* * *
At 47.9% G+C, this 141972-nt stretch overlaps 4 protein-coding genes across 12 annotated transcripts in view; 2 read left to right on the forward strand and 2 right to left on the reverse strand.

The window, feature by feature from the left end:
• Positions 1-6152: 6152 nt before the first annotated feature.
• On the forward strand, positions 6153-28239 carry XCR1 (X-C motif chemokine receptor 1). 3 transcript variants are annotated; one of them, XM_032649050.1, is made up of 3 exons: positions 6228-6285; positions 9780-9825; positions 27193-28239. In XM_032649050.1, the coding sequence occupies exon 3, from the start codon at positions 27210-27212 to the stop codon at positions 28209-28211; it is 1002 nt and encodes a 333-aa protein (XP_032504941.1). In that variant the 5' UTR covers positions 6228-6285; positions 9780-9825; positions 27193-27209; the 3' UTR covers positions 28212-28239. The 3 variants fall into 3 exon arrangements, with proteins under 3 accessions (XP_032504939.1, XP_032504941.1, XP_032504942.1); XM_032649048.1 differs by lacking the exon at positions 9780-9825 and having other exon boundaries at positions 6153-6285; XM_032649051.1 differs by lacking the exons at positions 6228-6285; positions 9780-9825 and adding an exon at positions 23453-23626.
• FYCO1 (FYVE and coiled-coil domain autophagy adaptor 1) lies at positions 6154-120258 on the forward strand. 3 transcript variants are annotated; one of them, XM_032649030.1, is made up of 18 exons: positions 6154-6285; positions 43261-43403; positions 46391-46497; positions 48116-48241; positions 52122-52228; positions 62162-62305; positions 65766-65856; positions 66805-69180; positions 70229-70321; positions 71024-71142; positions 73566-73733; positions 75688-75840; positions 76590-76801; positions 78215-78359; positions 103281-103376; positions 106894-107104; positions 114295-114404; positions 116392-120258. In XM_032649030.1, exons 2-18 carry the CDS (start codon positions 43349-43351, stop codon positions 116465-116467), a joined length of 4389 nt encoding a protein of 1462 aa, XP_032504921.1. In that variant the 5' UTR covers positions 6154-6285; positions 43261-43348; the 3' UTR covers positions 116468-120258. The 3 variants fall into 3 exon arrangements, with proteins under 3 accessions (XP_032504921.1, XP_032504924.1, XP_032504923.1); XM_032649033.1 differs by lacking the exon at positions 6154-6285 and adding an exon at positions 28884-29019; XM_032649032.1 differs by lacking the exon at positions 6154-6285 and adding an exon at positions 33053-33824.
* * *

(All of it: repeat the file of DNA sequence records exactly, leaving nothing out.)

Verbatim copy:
At 47.9% G+C, this 141972-nt stretch overlaps 4 protein-coding genes across 12 annotated transcripts in view; 2 read left to right on the forward strand and 2 right to left on the reverse strand.

The window, feature by feature from the left end:
• Positions 1-6152: 6152 nt before the first annotated feature.
• On the forward strand, positions 6153-28239 carry XCR1 (X-C motif chemokine receptor 1). 3 transcript variants are annotated; one of them, XM_032649050.1, is made up of 3 exons: positions 6228-6285; positions 9780-9825; positions 27193-28239. In XM_032649050.1, the coding sequence occupies exon 3, from the start codon at positions 27210-27212 to the stop codon at positions 28209-28211; it is 1002 nt and encodes a 333-aa protein (XP_032504941.1). In that variant the 5' UTR covers positions 6228-6285; positions 9780-9825; positions 27193-27209; the 3' UTR covers positions 28212-28239. The 3 variants fall into 3 exon arrangements, with proteins under 3 accessions (XP_032504939.1, XP_032504941.1, XP_032504942.1); XM_032649048.1 differs by lacking the exon at positions 9780-9825 and having other exon boundaries at positions 6153-6285; XM_032649051.1 differs by lacking the exons at positions 6228-6285; positions 9780-9825 and adding an exon at positions 23453-23626.
• FYCO1 (FYVE and coiled-coil domain autophagy adaptor 1) lies at positions 6154-120258 on the forward strand. 3 transcript variants are annotated; one of them, XM_032649030.1, is made up of 18 exons: positions 6154-6285; positions 43261-43403; positions 46391-46497; positions 48116-48241; positions 52122-52228; positions 62162-62305; positions 65766-65856; positions 66805-69180; positions 70229-70321; positions 71024-71142; positions 73566-73733; positions 75688-75840; positions 76590-76801; positions 78215-78359; positions 103281-103376; positions 106894-107104; positions 114295-114404; positions 116392-120258. In XM_032649030.1, exons 2-18 carry the CDS (start codon positions 43349-43351, stop codon positions 116465-116467), a joined length of 4389 nt encoding a protein of 1462 aa, XP_032504921.1. In that variant the 5' UTR covers positions 6154-6285; positions 43261-43348; the 3' UTR covers positions 116468-120258. The 3 variants fall into 3 exon arrangements, with proteins under 3 accessions (XP_032504921.1, XP_032504924.1, XP_032504923.1); XM_032649033.1 differs by lacking the exon at positions 6154-6285 and adding an exon at positions 28884-29019; XM_032649032.1 differs by lacking the exon at positions 6154-6285 and adding an exon at positions 33053-33824.